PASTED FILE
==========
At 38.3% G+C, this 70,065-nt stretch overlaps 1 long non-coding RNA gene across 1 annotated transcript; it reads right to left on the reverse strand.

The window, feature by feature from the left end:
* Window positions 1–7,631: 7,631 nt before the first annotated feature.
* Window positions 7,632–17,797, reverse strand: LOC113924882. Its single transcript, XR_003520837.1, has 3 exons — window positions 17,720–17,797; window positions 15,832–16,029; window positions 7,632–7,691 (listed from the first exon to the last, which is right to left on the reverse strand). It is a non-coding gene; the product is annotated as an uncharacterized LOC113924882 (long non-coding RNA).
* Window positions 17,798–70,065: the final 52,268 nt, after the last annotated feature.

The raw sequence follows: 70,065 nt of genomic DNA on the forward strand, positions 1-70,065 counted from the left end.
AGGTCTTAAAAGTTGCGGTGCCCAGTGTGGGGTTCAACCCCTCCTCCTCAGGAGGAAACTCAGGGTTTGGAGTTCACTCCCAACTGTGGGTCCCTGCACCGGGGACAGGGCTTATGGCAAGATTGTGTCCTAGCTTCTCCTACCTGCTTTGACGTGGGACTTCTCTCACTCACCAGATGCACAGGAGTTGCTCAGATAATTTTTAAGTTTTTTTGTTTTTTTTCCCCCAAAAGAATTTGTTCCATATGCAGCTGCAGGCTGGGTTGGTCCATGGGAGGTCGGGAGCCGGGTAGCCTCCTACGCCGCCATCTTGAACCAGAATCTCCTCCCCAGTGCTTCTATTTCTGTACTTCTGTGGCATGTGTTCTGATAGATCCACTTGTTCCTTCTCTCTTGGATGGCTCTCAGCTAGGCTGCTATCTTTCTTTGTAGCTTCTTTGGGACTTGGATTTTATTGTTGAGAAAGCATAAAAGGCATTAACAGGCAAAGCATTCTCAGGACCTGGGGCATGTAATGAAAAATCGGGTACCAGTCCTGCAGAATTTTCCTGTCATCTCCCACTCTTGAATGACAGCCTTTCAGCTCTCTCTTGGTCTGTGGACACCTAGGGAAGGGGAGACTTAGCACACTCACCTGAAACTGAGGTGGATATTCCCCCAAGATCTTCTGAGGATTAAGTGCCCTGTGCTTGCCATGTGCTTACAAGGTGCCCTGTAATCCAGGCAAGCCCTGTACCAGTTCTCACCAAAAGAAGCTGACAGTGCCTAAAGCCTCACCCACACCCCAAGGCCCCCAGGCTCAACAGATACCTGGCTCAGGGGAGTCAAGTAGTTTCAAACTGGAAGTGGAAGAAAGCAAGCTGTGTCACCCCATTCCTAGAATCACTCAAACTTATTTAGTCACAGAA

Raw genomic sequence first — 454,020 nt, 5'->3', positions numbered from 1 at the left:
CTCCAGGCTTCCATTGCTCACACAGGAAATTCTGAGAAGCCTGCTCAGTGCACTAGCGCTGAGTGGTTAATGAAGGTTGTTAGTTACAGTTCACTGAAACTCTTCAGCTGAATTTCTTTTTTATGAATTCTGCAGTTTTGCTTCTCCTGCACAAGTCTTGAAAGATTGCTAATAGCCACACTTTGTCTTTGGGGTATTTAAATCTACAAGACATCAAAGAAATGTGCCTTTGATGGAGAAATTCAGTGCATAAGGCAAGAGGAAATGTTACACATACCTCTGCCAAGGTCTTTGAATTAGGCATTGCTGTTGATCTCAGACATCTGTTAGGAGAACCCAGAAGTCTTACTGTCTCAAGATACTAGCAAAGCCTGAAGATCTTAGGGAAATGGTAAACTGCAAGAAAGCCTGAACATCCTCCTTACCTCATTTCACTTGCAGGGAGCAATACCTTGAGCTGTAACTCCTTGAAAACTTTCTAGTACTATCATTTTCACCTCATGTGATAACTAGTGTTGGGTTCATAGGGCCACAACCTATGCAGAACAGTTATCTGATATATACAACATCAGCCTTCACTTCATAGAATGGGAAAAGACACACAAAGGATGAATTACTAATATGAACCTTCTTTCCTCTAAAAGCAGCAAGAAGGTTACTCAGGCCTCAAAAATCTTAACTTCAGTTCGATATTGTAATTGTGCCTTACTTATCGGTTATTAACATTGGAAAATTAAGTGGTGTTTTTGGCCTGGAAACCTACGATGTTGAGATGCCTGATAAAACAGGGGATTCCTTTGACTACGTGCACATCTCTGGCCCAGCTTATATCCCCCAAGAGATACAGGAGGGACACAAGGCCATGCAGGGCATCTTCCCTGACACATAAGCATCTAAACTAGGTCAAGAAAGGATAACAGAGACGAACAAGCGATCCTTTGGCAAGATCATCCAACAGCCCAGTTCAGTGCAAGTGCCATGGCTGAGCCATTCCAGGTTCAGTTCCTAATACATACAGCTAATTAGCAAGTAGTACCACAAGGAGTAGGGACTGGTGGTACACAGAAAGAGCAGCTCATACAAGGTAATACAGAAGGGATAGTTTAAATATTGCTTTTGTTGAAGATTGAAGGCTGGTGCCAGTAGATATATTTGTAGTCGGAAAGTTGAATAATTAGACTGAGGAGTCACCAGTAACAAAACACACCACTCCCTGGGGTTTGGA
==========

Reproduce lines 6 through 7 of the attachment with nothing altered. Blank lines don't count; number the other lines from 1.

The raw sequence follows: 70,065 nt of genomic DNA on the forward strand, positions 1-70,065 counted from the left end.
AGGTCTTAAAAGTTGCGGTGCCCAGTGTGGGGTTCAACCCCTCCTCCTCAGGAGGAAACTCAGGGTTTGGAGTTCACTCCCAACTGTGGGTCCCTGCACCGGGGACAGGGCTTATGGCAAGATTGTGTCCTAGCTTCTCCTACCTGCTTTGACGTGGGACTTCTCTCACTCACCAGATGCACAGGAGTTGCTCAGATAATTTTTAAGTTTTTTTGTTTTTTTTCCCCCAAAAGAATTTGTTCCATATGCAGCTGCAGGCTGGGTTGGTCCATGGGAGGTCGGGAGCCGGGTAGCCTCCTACGCCGCCATCTTGAACCAGAATCTCCTCCCCAGTGCTTCTATTTCTGTACTTCTGTGGCATGTGTTCTGATAGATCCACTTGTTCCTTCTCTCTTGGATGGCTCTCAGCTAGGCTGCTATCTTTCTTTGTAGCTTCTTTGGGACTTGGATTTTATTGTTGAGAAAGCATAAAAGGCATTAACAGGCAAAGCATTCTCAGGACCTGGGGCATGTAATGAAAAATCGGGTACCAGTCCTGCAGAATTTTCCTGTCATCTCCCACTCTTGAATGACAGCCTTTCAGCTCTCTCTTGGTCTGTGGACACCTAGGGAAGGGGAGACTTAGCACACTCACCTGAAACTGAGGTGGATATTCCCCCAAGATCTTCTGAGGATTAAGTGCCCTGTGCTTGCCATGTGCTTACAAGGTGCCCTGTAATCCAGGCAAGCCCTGTACCAGTTCTCACCAAAAGAAGCTGACAGTGCCTAAAGCCTCACCCACACCCCAAGGCCCCCAGGCTCAACAGATACCTGGCTCAGGGGAGTCAAGTAGTTTCAAACTGGAAGTGGAAGAAAGCAAGCTGTGTCACCCCATTCCTAGAATCACTCAAACTTATTTAGTCACAGAA